Me, I like Jell-O. It makes me smile.
When I had two potlucks pending recently, I put myself down for Jell-O, knowing people would laugh. Jell-O! But I wanted it to be surprising: not just any old bowl of jiggly gel, nor shredded-carrot concoction or whipped-cream confection. I wanted something fancy.
Here's what you need:
- 2 packets plus 1/2 teaspoon unflavored gelatin (Knox is the only kind I've ever seen. It has four 1/4-oz. packets per box)
- 2 cups sparkling white wine, such as prosecco, or a non-alcoholic sparkling cider. Though I think any light-colored wine or fruit juice would probably work just fine. Use a wine you like the taste of, not something super-cheap.
- 1/2 cup sugar or less (1/4 cup or less if you're using cider or fruit juice)
- 2 tablespoons of honey
- 2 teaspoons fresh lemon juice
- A bunch of fruit! Fresh is nicest, of course, but in February, there's no shame in using frozen peaches or canned mandarin orange slices. The frozen peaches are good for structural integrity, too. I also used fresh grapes (halved), blueberries, blackberries and raspberries.
|If you are feeling extra-fancy and have a zesting tool, you can zest an orange – organic, please – and boil the strips three times, then add them to the gelatin mixture.|
- Measure out a cup of wine and heat it in a pan with the sugar, honey and optional orange zest.
- In the same measuring cup, pour 1/4 cup of wine and sprinkle the gelatin on it.
- When the pan of wine has come to a boil and the sugar has dissolved, take it off the heat and mix in the gelatin (it will be kind of foamy and lumpy), stirring until it is dissolved.
- Stir in the last 3/4 cup wine and the lemon juice and pour the mixture into another metal pan or bowl and let it sit for 10 minutes or so.
- While the gelatin is cooling, assemble your fruit in a pattern in a glass, ceramic or other non-stick container. I used a Le Creuset enameled cast-iron terrine. Try to build the fruit up a little on the sides as well as the bottom. Be creative!
- When the gelatin is no longer hot but still liquid, carefully pour it over the fruit, then chill the whole thing for six hours or more.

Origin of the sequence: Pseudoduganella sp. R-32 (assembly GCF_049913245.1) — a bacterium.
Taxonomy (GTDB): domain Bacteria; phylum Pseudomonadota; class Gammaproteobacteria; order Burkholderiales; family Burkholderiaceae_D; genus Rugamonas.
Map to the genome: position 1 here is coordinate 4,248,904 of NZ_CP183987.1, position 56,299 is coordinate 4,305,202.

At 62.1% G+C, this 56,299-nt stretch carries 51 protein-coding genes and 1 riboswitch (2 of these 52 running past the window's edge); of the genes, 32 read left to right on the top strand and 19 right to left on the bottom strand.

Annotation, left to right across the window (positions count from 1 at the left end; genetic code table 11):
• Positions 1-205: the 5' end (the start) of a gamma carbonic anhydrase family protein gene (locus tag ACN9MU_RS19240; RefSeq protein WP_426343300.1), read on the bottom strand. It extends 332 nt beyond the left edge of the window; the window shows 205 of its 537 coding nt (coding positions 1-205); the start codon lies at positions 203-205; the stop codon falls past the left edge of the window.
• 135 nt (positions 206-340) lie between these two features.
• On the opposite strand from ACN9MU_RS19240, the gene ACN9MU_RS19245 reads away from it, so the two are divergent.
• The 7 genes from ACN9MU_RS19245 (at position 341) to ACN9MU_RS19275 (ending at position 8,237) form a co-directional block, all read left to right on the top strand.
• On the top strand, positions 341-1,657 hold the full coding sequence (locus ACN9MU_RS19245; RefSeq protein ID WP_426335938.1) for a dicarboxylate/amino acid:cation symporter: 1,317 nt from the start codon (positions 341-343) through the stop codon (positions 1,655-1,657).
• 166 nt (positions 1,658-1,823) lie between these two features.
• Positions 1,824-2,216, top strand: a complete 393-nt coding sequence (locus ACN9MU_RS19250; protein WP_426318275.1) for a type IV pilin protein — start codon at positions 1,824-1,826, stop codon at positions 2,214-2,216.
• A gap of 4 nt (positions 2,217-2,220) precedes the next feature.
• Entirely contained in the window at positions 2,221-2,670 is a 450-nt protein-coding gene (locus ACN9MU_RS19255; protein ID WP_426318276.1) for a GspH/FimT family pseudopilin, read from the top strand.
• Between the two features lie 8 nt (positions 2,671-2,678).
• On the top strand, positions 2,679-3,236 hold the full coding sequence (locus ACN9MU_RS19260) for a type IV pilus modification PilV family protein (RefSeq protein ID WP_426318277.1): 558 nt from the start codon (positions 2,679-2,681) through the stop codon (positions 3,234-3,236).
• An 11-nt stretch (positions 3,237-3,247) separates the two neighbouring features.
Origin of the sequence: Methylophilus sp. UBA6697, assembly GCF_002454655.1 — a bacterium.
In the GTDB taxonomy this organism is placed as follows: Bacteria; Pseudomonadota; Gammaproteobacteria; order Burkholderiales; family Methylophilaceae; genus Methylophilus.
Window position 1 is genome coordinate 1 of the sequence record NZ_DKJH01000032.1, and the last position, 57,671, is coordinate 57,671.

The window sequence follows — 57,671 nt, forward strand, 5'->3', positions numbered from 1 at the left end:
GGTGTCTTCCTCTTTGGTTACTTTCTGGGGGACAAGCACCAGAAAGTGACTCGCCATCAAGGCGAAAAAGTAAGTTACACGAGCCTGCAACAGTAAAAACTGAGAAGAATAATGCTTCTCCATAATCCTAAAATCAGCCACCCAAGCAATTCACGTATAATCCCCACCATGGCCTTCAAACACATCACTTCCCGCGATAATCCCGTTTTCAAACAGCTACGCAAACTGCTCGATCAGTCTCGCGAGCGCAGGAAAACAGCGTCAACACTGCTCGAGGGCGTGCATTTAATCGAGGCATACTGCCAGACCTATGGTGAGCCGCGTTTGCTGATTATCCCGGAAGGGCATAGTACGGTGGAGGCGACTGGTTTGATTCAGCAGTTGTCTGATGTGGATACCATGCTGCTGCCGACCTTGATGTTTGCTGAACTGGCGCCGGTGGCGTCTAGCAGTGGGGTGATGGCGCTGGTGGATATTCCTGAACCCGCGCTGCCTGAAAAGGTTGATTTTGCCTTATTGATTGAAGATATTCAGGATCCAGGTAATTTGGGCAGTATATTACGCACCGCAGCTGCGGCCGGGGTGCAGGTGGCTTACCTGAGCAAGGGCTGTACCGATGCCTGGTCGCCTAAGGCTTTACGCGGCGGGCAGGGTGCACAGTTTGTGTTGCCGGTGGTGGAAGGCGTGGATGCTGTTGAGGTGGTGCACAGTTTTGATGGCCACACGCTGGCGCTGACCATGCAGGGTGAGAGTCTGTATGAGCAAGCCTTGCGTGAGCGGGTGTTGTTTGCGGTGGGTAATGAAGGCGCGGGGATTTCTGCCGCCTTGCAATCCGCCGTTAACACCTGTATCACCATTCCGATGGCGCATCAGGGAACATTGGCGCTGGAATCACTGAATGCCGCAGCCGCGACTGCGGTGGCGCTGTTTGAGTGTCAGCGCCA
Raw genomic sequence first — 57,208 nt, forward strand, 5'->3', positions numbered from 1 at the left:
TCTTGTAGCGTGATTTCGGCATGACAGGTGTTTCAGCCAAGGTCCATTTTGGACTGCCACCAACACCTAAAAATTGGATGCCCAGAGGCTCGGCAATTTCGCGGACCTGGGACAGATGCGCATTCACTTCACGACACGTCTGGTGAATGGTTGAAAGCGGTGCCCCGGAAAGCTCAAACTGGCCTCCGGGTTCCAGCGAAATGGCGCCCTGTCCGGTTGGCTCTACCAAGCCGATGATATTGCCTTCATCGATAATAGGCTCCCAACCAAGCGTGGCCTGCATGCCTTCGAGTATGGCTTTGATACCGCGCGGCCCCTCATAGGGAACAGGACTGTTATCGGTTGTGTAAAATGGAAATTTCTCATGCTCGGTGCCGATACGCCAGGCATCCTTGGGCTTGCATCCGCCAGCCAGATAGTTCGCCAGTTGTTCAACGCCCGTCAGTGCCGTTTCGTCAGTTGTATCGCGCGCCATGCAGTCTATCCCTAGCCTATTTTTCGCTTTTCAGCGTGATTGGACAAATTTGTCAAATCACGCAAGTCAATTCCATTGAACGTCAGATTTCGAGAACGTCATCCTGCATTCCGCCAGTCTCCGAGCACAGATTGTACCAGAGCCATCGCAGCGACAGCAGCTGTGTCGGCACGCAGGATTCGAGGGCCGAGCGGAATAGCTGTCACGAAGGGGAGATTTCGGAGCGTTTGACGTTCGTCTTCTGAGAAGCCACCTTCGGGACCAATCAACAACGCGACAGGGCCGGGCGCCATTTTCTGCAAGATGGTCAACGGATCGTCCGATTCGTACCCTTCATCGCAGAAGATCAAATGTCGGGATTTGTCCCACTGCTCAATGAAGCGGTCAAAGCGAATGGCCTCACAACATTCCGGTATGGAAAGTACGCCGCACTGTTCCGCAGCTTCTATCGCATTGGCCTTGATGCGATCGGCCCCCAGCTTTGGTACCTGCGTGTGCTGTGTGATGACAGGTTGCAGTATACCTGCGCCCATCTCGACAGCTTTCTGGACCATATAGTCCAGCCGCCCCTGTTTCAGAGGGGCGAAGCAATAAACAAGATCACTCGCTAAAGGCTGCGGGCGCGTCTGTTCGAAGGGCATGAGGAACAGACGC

- To unmold it, dip the container in hot water for a few seconds. It may also help to run a sharp knife around the edges, if they're flat. Invert a plate on the mold, then flip the whole thing over. The gelatin should fall onto the plate in one piece.
A thick rubbery layer of gelatin still stuck in the pan and a colorful but oddly textured fruit salad on the plate.
The cow-orkers at the Super Bowl potluck ate it to be polite, but it was definitely more eccentric than fancy. (And nowhere near as popular as the marshmallow-coated popcorn with cinnamon jelly beans. Seriously. That stuff was like crack. Must get the recipe.)
|But here's the thing: I knew I was going to blow it the first time around. The first batch really was a test (sorry, cow-orkers) so I could get it right for Stitch 'n' Bitch. Or, as Mom likes to call it, "Bitches in Stitches," since there's no actual knitting involved, but a lot of laughing.|
This time I used wine instead of sparking cider – Domaine Ste. Michelle Frizzante, courtesy of a cow-orker grateful for a bee removal job. I let the gelatin cool down without an ice bath and didn't bother trying to create a base layer.
I placed frozen peach slices on the bottom and sides of the terrine, then filled in the middle with grapes and berries. I knew that when the liquid gelatin was poured in, there would be a certain amount of shifting and floating by the stuff in the middle. But I figured it would look pretty anyway.
I wish I had a better photo than this, which I snapped rather hurriedly since I was running late. Even Manisha's cellphone pic looks better:
In any case, it was very gratifying to hear the oohs and ahs when I brought it in. Even better was its tastiness. The wine flavor and the fruit mixed well, and the texture was good. Now I'm looking forward to making it in the summer. It's so light and refreshing and will be fabulous with local fresh fruit. And despite my wordy instructions, it's really a snap to make.
Even if you've never had anything nice to say about gelatin, I guarantee you will get rave reviews for this fancy fruit terrine.